Our language tragedy: A report from Pakistan

by Zubair Torwali

There are 69 languages spoken in Pakistan. In addition to Urdu only one language is recognised in each province as the ‘provincial’ language. The non-recognition of the minority languages causes the death of these languages.

A number of the other minority languages are already waning; and the rest are endangered as per Unesco criteria. The cases of Domaaki in Gilgit-Baltistan and of Ushojo in Swat-Kohistan in the north of the Swat valley are just a couple of examples of the threat minority languages face in our country.

The speakers of these minority languages regard their languages to be of no use for them to be able to progress in life. In order to be successful the linguistic minorities think they have to learn Urdu or English – or both. This way they abandon their language in favour of Urdu or any other powerful provincial language.

These languages cannot be saved unless the governments in Pakistan plan pluralistic linguistic policies. However, it is not the priority anywhere as our political parties have their own interests and whims, which they keep in mind when devising policies.

Sociolinguists suggest that language-in-education policies are shaped by people who have political power; and they design polices for economic and political purposes, not necessarily for linguistic or educational reasons. They also identify nationalism as one of the ideologies that influence language attitudes.

Language plays a quintessential role in developing national identities. This role, however, has negative impacts, as well. The use of a particular language for a ‘national’ or ‘provincial’ identity can lead to the formation of policies that suppress other ‘ethnic groups’– linguistic minorities. This is clearly the case with Urdu which has official recognition in Pakistan and has suppressed the other languages.

Similar is the case with the provincial languages which can, in their turn, suppress other linguistic minorities in the provinces. With all its ills the previous government in Khyber Pakhtunkhwa was linguistically more pluralistic as it had also recognised four other languages – Seraiki, Hindko, Khowar and Indus Kohistani – to be used as the medium of instruction in areas where these languages are spoken as the primary language.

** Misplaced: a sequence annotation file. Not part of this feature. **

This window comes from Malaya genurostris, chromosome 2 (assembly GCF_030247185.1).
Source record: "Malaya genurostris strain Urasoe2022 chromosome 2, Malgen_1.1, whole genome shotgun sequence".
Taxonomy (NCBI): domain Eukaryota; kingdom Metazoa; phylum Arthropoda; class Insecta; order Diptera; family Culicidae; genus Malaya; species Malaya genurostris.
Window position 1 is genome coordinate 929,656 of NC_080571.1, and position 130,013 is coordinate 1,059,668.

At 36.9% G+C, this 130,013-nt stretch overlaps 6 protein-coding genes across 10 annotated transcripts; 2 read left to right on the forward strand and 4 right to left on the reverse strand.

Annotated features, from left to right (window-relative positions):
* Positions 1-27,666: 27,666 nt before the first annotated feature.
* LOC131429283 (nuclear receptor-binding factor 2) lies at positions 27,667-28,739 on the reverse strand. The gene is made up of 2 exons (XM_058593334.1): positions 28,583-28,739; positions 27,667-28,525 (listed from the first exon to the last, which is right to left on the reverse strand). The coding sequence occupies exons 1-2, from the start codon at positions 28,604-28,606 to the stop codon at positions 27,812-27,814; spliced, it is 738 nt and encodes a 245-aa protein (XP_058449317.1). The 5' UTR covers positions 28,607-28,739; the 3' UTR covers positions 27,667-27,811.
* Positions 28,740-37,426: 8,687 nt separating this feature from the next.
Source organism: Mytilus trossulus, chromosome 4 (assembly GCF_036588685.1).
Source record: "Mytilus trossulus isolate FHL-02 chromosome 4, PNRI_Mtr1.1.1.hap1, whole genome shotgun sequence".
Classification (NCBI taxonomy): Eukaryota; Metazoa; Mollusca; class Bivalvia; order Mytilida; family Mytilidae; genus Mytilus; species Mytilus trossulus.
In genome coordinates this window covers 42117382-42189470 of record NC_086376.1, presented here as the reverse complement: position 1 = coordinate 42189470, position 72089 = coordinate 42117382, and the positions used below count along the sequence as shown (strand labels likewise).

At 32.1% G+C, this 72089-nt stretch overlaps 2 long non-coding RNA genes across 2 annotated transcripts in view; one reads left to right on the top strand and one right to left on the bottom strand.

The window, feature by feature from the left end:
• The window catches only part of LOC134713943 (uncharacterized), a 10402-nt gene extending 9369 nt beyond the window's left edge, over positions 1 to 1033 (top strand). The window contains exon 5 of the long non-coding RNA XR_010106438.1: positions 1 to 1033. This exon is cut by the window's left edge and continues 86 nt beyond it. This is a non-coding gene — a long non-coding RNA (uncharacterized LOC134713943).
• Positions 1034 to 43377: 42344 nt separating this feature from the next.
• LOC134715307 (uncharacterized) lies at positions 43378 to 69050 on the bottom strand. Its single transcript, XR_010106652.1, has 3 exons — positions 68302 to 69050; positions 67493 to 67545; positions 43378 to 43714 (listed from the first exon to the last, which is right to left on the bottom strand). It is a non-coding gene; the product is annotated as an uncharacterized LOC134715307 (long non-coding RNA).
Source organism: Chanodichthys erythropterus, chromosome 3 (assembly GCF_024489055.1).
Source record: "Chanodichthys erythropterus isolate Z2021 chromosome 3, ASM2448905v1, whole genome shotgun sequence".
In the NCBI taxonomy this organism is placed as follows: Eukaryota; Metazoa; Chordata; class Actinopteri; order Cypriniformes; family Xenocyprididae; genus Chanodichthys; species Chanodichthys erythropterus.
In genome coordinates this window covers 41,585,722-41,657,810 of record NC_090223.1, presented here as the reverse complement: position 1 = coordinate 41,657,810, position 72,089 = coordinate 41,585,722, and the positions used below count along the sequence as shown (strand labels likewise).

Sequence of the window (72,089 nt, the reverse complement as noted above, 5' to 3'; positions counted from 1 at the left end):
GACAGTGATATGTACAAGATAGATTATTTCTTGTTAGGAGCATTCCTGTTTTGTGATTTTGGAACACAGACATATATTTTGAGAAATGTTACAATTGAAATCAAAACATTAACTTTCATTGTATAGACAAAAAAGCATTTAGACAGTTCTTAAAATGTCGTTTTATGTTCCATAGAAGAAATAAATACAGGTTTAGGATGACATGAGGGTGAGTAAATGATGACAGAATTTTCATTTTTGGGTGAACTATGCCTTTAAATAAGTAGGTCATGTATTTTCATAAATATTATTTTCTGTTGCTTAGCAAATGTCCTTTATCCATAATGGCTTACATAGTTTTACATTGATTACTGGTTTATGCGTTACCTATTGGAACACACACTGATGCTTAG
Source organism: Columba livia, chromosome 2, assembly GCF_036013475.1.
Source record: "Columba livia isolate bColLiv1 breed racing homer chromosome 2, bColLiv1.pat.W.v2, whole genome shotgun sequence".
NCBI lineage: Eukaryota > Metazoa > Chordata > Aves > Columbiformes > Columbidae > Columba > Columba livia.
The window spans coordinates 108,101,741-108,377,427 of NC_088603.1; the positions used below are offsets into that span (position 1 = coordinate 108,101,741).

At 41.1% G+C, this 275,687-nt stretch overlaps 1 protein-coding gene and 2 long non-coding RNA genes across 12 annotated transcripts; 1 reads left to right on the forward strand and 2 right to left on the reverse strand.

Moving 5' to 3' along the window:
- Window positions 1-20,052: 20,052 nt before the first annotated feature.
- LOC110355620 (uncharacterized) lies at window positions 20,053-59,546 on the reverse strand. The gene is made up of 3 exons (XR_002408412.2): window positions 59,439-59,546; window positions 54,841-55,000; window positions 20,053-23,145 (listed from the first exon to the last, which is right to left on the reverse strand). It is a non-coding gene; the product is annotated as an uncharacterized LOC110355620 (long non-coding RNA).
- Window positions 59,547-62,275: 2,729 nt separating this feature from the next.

The exclusive status of Urdu as the sole national language in Pakistan had not only triggered violent riots in former East Pakistan, but had also stirred similar attitudes in present-day Pakistan. In Sindh it was the root cause of the unending controversies between the Urdu-speaking Mohajirs and the Sindhis.

This goes back to 1971-72 when there were furious riots in Sindh over the official recognition of Urdu as national language. The riots then caused two deaths and led to scores of others being injured. Sindhis were conscious of the rich Sindhi literary heritage and felt that it would be undermined by the Urdu dominance.

In Pakistan the other ‘linguistic minorities’ are triply disadvantaged. Suzanne Romaine (2001) states “children who do not come to school with the kind of cultural and linguistic background supported in the schools are likely to experience conflict”.

For instance, a Torwali child comes to school with his mother tongue/home language, Torwali. At school he finds the teacher speaking Pashto. Confused he goes ahead and sees the books in Pashto, Urdu and in English. He struggles to decode what the teacher says; and very often the mediocre teacher looks down upon him and laughs at the way the child speaks Pashto with him. Bewildered the poor child finds himself in a world where what he thinks in, or takes value of, does not exist.